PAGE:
Stress in the WorkplaceWhat causes stress at work
For lots of us the job we do is often one of the largest causes of stress in our lives – this is known as ‘Job Related Stress’ or ‘occupational stress’. There are many reasons why you may be suffering from stress in the workplace, including the obvious – you’re just in the wrong type of job for your personality.
Being unable to cope with the day to day needs of your job can easily lead to acute stress levels building up. Equally (and maybe surprisingly) so can being bored with your occupation and finding it all too easy.
On this page we’ll run through many of the things that cause occupational stress, some are obvious while others may surprise you.
Identifying the causes of your stress is the first, and most important step in self stress management. Without identifying where the stress in the workplace is stemming from, you’ll never be able to take the proper steps to control it. So, read through this list of possible causes of occupational stress and note down the things that you think apply to you, even if you think you can’t do anything about them.
Stress Management is not something someone else does for you, it’s up to you to identify potential stressful factors in your working day and then do something practical to overcome them.
Technology was supposed to shorten our working week and give us more leisure time, but the reverse seems to be happening, we’re all working longer hours and spending less time on family & leisure activities. Rapid changes in your working environment and working practices often lead to increased job related stress levels. Many people in many different types of jobs and occupations are finding themselves struggling to keep up with the pace of change of modern technology.
Now days, workers often feel like they are just part of the machine, rather than individuals. More people than ever before work alone or in isolation from their colleagues.
This is a prime source of stress in the workplace. It upsets your normal body clock and can interrupt your sleep patterns – this in turn will make you tired, irritable and eventually lead to stress.
Jobs with constant deadlines are another potential source of occupational stress. Time pressures and urgent deadlines nearly always lead to job stress. This effect is doubled if you are prone to setting yourself unrealistic goals and deadlines.
Longer Working Hours
If you work too many hours in a week you become unproductive and tiredness & stress sets in. Not getting enough proper sleep is a major cause of stress, a good nights sleep is essential.
Managing your time at work efficiently is on of the most important parts of controlling job related stress. Try not to work long hour and ask whether flexible working hours are available.
Commuting to Work leads to Occupational Stress
Driving used to be fun but in the last 10-15 years it’s become on of the most stressful things you can do, especially at rush hour and in cities. We tend to work further away from home that we used to, and the travel to and from the workplace is often very stressful on today’s congested roads & railways. This commute also greatly extends to working day, lessening the time available for non work activities. Commuting is often one of the most stressful parts of the working day, causing you to arrive at work with the wrong frame of mind and stopping you from concentrating properly.
If the daily commute to work is a main cause of your job related stress then try to do something practical about the problem, this may not be easy to achieve but here are few ideas to get you started.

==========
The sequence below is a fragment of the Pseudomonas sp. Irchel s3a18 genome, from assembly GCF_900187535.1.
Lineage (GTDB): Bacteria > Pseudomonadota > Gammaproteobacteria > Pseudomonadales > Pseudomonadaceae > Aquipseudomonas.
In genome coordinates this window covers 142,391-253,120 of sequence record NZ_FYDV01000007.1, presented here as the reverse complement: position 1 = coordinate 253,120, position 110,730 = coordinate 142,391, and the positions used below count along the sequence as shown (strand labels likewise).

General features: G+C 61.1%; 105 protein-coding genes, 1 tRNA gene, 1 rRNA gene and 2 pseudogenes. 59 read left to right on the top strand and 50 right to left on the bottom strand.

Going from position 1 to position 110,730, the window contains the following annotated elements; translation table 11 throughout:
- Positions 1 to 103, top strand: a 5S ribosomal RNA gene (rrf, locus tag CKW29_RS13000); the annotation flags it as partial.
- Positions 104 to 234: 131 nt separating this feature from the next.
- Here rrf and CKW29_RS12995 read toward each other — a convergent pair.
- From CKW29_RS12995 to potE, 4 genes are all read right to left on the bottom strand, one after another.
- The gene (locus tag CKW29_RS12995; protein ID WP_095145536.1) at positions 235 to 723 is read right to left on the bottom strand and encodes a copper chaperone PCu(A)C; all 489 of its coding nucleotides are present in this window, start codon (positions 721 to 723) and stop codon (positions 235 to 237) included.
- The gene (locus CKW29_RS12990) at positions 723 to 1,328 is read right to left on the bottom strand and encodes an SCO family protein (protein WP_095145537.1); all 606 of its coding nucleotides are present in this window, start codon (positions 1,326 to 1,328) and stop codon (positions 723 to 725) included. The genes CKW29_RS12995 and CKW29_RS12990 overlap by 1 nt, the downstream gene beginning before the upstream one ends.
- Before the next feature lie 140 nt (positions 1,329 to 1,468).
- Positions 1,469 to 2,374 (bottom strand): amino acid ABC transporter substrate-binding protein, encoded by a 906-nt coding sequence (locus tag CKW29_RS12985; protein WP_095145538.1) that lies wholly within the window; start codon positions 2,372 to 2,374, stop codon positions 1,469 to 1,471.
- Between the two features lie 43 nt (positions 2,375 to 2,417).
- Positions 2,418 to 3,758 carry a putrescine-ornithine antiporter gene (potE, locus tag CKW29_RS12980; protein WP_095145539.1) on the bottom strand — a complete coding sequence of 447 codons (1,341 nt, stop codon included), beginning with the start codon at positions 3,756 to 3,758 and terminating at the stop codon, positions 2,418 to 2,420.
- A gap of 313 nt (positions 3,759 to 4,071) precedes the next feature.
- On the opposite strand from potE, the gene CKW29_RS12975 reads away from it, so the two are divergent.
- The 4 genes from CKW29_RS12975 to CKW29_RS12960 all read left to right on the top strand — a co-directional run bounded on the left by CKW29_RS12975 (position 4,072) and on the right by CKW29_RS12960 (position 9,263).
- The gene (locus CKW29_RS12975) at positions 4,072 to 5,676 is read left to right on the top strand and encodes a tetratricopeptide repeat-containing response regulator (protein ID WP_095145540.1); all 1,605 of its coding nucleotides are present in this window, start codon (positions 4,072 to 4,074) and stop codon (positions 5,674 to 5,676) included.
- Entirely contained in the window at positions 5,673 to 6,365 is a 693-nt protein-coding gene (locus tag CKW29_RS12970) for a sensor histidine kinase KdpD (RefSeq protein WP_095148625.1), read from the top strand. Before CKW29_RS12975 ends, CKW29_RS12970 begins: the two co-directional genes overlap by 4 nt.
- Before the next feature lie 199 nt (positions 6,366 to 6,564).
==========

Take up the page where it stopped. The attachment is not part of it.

Is it possible to vary you means of transport & route – boredom is stressful. A slightly longer route avoiding jams might help. Make sure you’ve got your favorite music with you – music therapy works.
Is there anyone you can car share with? Traveling with a friend will help pass the time and help stop road rage type stress.
If all else fails – can you relocate? Move nearer to the workplace or find a job nearer to home.
Stressful Working Conditions
Working in unhealthy conditions will contribute to increased levels of stress in the workplace. Noisy or overly hot, cramped or cluttered, excessively busy places or air conditioned windowless offices, all contribute to occupational stress.
Having no real interest in your job
Working in a job just for the money, this leads to a lack of self value & lack of fulfillment. Most people don’t realize just how stressful this can be and they underestimate the long term effects it can have on their health. This type of occupational stress is the most difficult to spot and challenging to fix, as finding a rewarding job is not always easy.
Boredom Causes Stress in the Workplace
Doing a repetitive mundane job that has a lack of variety also lead slowly to high occupational stress levels.
Working with people that you don’t like and don’t ‘get on with’ can be a huge source of occupational stress. Spending many hours each day with people you hate can be very bad for your long term health, especially if you get angry or resentful regularly.
Try to find ways to improve your relationships with your colleagues at work.
No Job Security
Gone are the days of a ‘job for life’. The threat of losing a job makes life generally very stressful. Workers also put up with more hassles just to keep a job. Changing occupations is far more common now days – this can be one of the most stressful times in a persons life.
Being a Boss
Being unpopular with the workers and making difficult, often conflicting, decisions, plus having to demote people. All very stressful. Being in change of people is often one of the most stressful types of jobs.
Whatever the main reasons for the stress at work, the first step in effective stress management is to identify the main causes. Once you’ve done this you can then start to find practical, workable solutions to lower long term dangerous stress.